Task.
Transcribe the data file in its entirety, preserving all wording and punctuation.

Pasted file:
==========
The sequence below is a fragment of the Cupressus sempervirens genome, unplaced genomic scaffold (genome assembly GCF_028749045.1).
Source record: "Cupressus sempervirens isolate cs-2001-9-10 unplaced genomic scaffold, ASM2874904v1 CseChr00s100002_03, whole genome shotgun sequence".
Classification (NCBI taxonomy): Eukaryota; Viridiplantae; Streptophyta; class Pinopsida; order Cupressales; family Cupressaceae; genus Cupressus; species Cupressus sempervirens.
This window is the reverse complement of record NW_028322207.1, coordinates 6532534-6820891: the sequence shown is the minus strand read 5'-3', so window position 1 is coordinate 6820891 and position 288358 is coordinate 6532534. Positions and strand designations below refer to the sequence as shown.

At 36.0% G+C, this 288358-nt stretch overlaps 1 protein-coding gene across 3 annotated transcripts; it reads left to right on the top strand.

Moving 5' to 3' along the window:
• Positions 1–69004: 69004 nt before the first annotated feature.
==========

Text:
The sequence below is a fragment of the Cupressus sempervirens genome, unplaced genomic scaffold (genome assembly GCF_028749045.1).
Source record: "Cupressus sempervirens isolate cs-2001-9-10 unplaced genomic scaffold, ASM2874904v1 CseChr00s100002_03, whole genome shotgun sequence".
Classification (NCBI taxonomy): Eukaryota; Viridiplantae; Streptophyta; class Pinopsida; order Cupressales; family Cupressaceae; genus Cupressus; species Cupressus sempervirens.
This window is the reverse complement of record NW_028322207.1, coordinates 6532534-6820891: the sequence shown is the minus strand read 5'-3', so window position 1 is coordinate 6820891 and position 288358 is coordinate 6532534. Positions and strand designations below refer to the sequence as shown.

At 36.0% G+C, this 288358-nt stretch overlaps 1 protein-coding gene across 3 annotated transcripts; it reads left to right on the top strand.

Moving 5' to 3' along the window:
• Positions 1–69004: 69004 nt before the first annotated feature.